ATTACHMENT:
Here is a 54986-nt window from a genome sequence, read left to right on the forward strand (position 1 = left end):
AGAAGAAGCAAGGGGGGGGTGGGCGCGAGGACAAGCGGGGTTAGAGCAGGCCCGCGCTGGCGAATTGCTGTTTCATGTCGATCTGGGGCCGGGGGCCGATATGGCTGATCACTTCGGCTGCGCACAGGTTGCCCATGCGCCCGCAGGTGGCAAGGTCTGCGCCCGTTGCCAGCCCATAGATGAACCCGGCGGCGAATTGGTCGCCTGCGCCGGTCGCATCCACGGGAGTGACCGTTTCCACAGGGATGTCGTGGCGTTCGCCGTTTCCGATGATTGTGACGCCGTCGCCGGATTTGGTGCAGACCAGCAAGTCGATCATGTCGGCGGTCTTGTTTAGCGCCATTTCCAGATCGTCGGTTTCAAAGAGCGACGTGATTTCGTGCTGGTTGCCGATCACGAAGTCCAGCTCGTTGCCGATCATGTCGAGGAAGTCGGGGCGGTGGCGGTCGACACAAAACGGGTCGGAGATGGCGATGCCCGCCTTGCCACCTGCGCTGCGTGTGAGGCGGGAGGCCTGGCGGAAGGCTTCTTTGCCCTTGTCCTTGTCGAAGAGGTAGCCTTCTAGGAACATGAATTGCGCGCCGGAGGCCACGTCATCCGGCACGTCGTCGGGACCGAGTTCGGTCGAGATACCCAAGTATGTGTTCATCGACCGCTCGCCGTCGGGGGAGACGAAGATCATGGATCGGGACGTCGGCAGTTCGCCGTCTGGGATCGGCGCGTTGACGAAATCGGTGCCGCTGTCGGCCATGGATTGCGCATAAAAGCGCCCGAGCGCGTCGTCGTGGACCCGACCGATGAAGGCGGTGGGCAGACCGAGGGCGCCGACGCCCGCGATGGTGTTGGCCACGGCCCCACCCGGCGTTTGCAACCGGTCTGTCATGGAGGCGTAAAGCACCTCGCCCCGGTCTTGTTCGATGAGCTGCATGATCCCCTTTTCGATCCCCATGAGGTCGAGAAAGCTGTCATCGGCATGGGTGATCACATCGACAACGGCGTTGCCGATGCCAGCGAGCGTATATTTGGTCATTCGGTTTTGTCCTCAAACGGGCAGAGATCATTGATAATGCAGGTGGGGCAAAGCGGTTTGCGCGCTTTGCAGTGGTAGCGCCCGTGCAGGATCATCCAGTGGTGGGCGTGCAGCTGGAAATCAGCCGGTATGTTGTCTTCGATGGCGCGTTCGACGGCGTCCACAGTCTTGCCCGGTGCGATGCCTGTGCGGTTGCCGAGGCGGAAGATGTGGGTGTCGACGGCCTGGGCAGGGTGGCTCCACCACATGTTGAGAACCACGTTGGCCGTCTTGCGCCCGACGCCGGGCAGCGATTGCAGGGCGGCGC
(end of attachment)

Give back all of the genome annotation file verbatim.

Here is a 54986-nt window from a genome sequence, read left to right on the forward strand (position 1 = left end):
AGAAGAAGCAAGGGGGGGGTGGGCGCGAGGACAAGCGGGGTTAGAGCAGGCCCGCGCTGGCGAATTGCTGTTTCATGTCGATCTGGGGCCGGGGGCCGATATGGCTGATCACTTCGGCTGCGCACAGGTTGCCCATGCGCCCGCAGGTGGCAAGGTCTGCGCCCGTTGCCAGCCCATAGATGAACCCGGCGGCGAATTGGTCGCCTGCGCCGGTCGCATCCACGGGAGTGACCGTTTCCACAGGGATGTCGTGGCGTTCGCCGTTTCCGATGATTGTGACGCCGTCGCCGGATTTGGTGCAGACCAGCAAGTCGATCATGTCGGCGGTCTTGTTTAGCGCCATTTCCAGATCGTCGGTTTCAAAGAGCGACGTGATTTCGTGCTGGTTGCCGATCACGAAGTCCAGCTCGTTGCCGATCATGTCGAGGAAGTCGGGGCGGTGGCGGTCGACACAAAACGGGTCGGAGATGGCGATGCCCGCCTTGCCACCTGCGCTGCGTGTGAGGCGGGAGGCCTGGCGGAAGGCTTCTTTGCCCTTGTCCTTGTCGAAGAGGTAGCCTTCTAGGAACATGAATTGCGCGCCGGAGGCCACGTCATCCGGCACGTCGTCGGGACCGAGTTCGGTCGAGATACCCAAGTATGTGTTCATCGACCGCTCGCCGTCGGGGGAGACGAAGATCATGGATCGGGACGTCGGCAGTTCGCCGTCTGGGATCGGCGCGTTGACGAAATCGGTGCCGCTGTCGGCCATGGATTGCGCATAAAAGCGCCCGAGCGCGTCGTCGTGGACCCGACCGATGAAGGCGGTGGGCAGACCGAGGGCGCCGACGCCCGCGATGGTGTTGGCCACGGCCCCACCCGGCGTTTGCAACCGGTCTGTCATGGAGGCGTAAAGCACCTCGCCCCGGTCTTGTTCGATGAGCTGCATGATCCCCTTTTCGATCCCCATGAGGTCGAGAAAGCTGTCATCGGCATGGGTGATCACATCGACAACGGCGTTGCCGATGCCAGCGAGCGTATATTTGGTCATTCGGTTTTGTCCTCAAACGGGCAGAGATCATTGATAATGCAGGTGGGGCAAAGCGGTTTGCGCGCTTTGCAGTGGTAGCGCCCGTGCAGGATCATCCAGTGGTGGGCGTGCAGCTGGAAATCAGCCGGTATGTTGTCTTCGATGGCGCGTTCGACGGCGTCCACAGTCTTGCCCGGTGCGATGCCTGTGCGGTTGCCGAGGCGGAAGATGTGGGTGTCGACGGCCTGGGCAGGGTGGCTCCACCACATGTTGAGAACCACGTTGGCCGTCTTGCGCCCGACGCCGGGCAGCGATTGCAGGGCGGCGC